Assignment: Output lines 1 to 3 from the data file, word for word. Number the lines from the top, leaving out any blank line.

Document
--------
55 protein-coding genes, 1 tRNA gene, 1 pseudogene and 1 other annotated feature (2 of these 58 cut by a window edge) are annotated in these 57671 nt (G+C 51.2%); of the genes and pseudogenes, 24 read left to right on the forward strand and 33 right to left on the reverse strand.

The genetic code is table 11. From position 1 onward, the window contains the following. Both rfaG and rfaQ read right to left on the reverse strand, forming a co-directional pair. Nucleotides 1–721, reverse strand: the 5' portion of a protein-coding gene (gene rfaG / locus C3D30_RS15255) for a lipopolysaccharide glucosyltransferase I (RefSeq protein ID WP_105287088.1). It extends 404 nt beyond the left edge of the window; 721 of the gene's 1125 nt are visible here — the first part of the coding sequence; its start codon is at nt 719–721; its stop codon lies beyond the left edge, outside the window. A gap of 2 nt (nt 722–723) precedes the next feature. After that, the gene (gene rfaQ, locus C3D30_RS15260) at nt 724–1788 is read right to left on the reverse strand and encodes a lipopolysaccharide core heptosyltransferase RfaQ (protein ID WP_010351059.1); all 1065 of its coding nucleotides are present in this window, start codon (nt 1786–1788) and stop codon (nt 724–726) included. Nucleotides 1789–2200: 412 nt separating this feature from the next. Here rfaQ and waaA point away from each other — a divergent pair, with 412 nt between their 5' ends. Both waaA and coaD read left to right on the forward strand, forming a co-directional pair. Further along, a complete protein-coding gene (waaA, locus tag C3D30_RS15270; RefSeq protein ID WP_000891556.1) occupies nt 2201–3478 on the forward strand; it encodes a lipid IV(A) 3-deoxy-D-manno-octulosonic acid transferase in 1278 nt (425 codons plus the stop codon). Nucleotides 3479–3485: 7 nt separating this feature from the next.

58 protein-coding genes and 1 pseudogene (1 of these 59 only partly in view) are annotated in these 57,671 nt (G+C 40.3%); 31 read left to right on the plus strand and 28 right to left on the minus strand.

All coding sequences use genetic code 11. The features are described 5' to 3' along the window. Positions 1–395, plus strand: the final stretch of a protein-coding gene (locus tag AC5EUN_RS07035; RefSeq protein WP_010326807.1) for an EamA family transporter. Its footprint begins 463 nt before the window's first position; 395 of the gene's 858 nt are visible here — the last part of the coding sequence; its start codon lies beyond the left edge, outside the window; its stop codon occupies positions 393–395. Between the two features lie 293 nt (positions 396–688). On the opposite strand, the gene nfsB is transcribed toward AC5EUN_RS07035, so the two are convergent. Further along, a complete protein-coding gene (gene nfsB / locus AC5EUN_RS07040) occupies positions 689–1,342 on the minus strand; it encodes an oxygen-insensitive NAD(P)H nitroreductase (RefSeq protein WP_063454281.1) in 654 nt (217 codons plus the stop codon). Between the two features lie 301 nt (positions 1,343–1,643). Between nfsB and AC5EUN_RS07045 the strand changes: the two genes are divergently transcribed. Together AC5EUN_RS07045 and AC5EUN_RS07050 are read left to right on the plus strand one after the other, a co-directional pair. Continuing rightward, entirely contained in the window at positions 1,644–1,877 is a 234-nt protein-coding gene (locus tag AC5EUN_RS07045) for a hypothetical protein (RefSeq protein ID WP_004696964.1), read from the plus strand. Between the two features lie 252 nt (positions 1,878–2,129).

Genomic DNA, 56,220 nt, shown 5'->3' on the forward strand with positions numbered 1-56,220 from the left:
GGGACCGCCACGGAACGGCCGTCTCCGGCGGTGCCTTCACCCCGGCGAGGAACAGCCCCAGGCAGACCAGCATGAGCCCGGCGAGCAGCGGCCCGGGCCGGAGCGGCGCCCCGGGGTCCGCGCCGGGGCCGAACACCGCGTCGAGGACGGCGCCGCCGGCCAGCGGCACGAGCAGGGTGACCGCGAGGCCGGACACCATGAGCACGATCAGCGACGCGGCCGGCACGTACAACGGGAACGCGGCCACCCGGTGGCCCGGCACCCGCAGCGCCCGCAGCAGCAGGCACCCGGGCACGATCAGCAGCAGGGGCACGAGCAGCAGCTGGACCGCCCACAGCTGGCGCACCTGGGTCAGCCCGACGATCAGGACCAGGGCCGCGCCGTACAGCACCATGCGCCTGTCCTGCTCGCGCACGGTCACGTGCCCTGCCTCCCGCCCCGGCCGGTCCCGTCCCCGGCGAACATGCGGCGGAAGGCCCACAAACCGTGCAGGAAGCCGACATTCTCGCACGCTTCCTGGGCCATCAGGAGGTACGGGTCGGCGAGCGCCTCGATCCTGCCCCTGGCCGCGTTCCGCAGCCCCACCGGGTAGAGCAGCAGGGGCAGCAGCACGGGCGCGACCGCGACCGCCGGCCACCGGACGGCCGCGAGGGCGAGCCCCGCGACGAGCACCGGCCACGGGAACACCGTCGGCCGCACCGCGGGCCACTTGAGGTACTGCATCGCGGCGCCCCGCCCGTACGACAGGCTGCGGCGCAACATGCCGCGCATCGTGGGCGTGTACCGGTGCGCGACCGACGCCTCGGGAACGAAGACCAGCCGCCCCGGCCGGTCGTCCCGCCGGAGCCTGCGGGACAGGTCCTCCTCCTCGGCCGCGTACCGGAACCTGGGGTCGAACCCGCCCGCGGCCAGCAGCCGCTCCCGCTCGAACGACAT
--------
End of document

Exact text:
55 protein-coding genes, 1 tRNA gene, 1 pseudogene and 1 other annotated feature (2 of these 58 cut by a window edge) are annotated in these 57671 nt (G+C 51.2%); of the genes and pseudogenes, 24 read left to right on the forward strand and 33 right to left on the reverse strand.

The genetic code is table 11. From position 1 onward, the window contains the following. Both rfaG and rfaQ read right to left on the reverse strand, forming a co-directional pair. Nucleotides 1–721, reverse strand: the 5' portion of a protein-coding gene (gene rfaG / locus C3D30_RS15255) for a lipopolysaccharide glucosyltransferase I (RefSeq protein ID WP_105287088.1). It extends 404 nt beyond the left edge of the window; 721 of the gene's 1125 nt are visible here — the first part of the coding sequence; its start codon is at nt 719–721; its stop codon lies beyond the left edge, outside the window. A gap of 2 nt (nt 722–723) precedes the next feature. After that, the gene (gene rfaQ, locus C3D30_RS15260) at nt 724–1788 is read right to left on the reverse strand and encodes a lipopolysaccharide core heptosyltransferase RfaQ (protein ID WP_010351059.1); all 1065 of its coding nucleotides are present in this window, start codon (nt 1786–1788) and stop codon (nt 724–726) included. Nucleotides 1789–2200: 412 nt separating this feature from the next. Here rfaQ and waaA point away from each other — a divergent pair, with 412 nt between their 5' ends. Both waaA and coaD read left to right on the forward strand, forming a co-directional pair. Further along, a complete protein-coding gene (waaA, locus tag C3D30_RS15270; RefSeq protein ID WP_000891556.1) occupies nt 2201–3478 on the forward strand; it encodes a lipid IV(A) 3-deoxy-D-manno-octulosonic acid transferase in 1278 nt (425 codons plus the stop codon). Nucleotides 3479–3485: 7 nt separating this feature from the next.

58 protein-coding genes and 1 pseudogene (1 of these 59 only partly in view) are annotated in these 57,671 nt (G+C 40.3%); 31 read left to right on the plus strand and 28 right to left on the minus strand.